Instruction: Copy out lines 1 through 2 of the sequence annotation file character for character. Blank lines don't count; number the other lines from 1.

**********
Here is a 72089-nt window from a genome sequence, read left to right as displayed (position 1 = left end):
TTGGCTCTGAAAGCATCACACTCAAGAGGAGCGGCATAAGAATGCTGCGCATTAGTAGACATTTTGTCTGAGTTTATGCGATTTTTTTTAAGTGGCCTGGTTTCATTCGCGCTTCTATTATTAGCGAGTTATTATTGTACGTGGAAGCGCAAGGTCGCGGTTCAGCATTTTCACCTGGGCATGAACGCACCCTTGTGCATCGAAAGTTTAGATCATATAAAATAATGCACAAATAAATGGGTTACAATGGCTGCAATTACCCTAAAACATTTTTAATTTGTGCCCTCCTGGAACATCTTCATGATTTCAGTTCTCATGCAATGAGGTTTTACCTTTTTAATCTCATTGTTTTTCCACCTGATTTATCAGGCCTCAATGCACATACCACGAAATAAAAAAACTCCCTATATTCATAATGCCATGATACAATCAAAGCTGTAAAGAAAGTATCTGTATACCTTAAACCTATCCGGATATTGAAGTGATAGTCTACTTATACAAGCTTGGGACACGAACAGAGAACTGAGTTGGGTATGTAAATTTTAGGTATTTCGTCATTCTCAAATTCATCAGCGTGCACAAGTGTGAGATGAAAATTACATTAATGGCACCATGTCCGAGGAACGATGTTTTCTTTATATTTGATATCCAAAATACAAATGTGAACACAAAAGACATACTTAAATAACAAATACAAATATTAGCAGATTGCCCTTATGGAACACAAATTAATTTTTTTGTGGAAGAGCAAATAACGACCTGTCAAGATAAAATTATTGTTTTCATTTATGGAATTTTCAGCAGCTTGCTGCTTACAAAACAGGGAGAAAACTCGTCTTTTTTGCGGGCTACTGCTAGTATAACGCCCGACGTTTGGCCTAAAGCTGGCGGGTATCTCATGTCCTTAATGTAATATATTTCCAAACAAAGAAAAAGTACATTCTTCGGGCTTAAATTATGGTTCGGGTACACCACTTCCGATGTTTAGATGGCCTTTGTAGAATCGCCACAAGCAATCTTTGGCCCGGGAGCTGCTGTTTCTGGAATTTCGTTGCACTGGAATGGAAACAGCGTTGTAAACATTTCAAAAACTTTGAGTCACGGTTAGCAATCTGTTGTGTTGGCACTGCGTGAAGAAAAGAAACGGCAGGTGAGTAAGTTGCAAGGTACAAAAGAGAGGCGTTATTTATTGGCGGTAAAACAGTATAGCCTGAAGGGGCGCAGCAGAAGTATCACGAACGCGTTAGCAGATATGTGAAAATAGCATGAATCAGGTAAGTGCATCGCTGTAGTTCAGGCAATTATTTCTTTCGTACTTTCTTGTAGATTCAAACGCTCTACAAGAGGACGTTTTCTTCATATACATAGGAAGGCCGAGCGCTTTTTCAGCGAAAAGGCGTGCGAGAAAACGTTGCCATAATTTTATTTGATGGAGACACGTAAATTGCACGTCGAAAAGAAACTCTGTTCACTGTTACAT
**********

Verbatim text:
Here is a 72089-nt window from a genome sequence, read left to right as displayed (position 1 = left end):
TTGGCTCTGAAAGCATCACACTCAAGAGGAGCGGCATAAGAATGCTGCGCATTAGTAGACATTTTGTCTGAGTTTATGCGATTTTTTTTAAGTGGCCTGGTTTCATTCGCGCTTCTATTATTAGCGAGTTATTATTGTACGTGGAAGCGCAAGGTCGCGGTTCAGCATTTTCACCTGGGCATGAACGCACCCTTGTGCATCGAAAGTTTAGATCATATAAAATAATGCACAAATAAATGGGTTACAATGGCTGCAATTACCCTAAAACATTTTTAATTTGTGCCCTCCTGGAACATCTTCATGATTTCAGTTCTCATGCAATGAGGTTTTACCTTTTTAATCTCATTGTTTTTCCACCTGATTTATCAGGCCTCAATGCACATACCACGAAATAAAAAAACTCCCTATATTCATAATGCCATGATACAATCAAAGCTGTAAAGAAAGTATCTGTATACCTTAAACCTATCCGGATATTGAAGTGATAGTCTACTTATACAAGCTTGGGACACGAACAGAGAACTGAGTTGGGTATGTAAATTTTAGGTATTTCGTCATTCTCAAATTCATCAGCGTGCACAAGTGTGAGATGAAAATTACATTAATGGCACCATGTCCGAGGAACGATGTTTTCTTTATATTTGATATCCAAAATACAAATGTGAACACAAAAGACATACTTAAATAACAAATACAAATATTAGCAGATTGCCCTTATGGAACACAAATTAATTTTTTTGTGGAAGAGCAAATAACGACCTGTCAAGATAAAATTATTGTTTTCATTTATGGAATTTTCAGCAGCTTGCTGCTTACAAAACAGGGAGAAAACTCGTCTTTTTTGCGGGCTACTGCTAGTATAACGCCCGACGTTTGGCCTAAAGCTGGCGGGTATCTCATGTCCTTAATGTAATATATTTCCAAACAAAGAAAAAGTACATTCTTCGGGCTTAAATTATGGTTCGGGTACACCACTTCCGATGTTTAGATGGCCTTTGTAGAATCGCCACAAGCAATCTTTGGCCCGGGAGCTGCTGTTTCTGGAATTTCGTTGCACTGGAATGGAAACAGCGTTGTAAACATTTCAAAAACTTTGAGTCACGGTTAGCAATCTGTTGTGTTGGCACTGCGTGAAGAAAAGAAACGGCAGGTGAGTAAGTTGCAAGGTACAAAAGAGAGGCGTTATTTATTGGCGGTAAAACAGTATAGCCTGAAGGGGCGCAGCAGAAGTATCACGAACGCGTTAGCAGATATGTGAAAATAGCATGAATCAGGTAAGTGCATCGCTGTAGTTCAGGCAATTATTTCTTTCGTACTTTCTTGTAGATTCAAACGCTCTACAAGAGGACGTTTTCTTCATATACATAGGAAGGCCGAGCGCTTTTTCAGCGAAAAGGCGTGCGAGAAAACGTTGCCATAATTTTATTTGATGGAGACACGTAAATTGCACGTCGAAAAGAAACTCTGTTCACTGTTACAT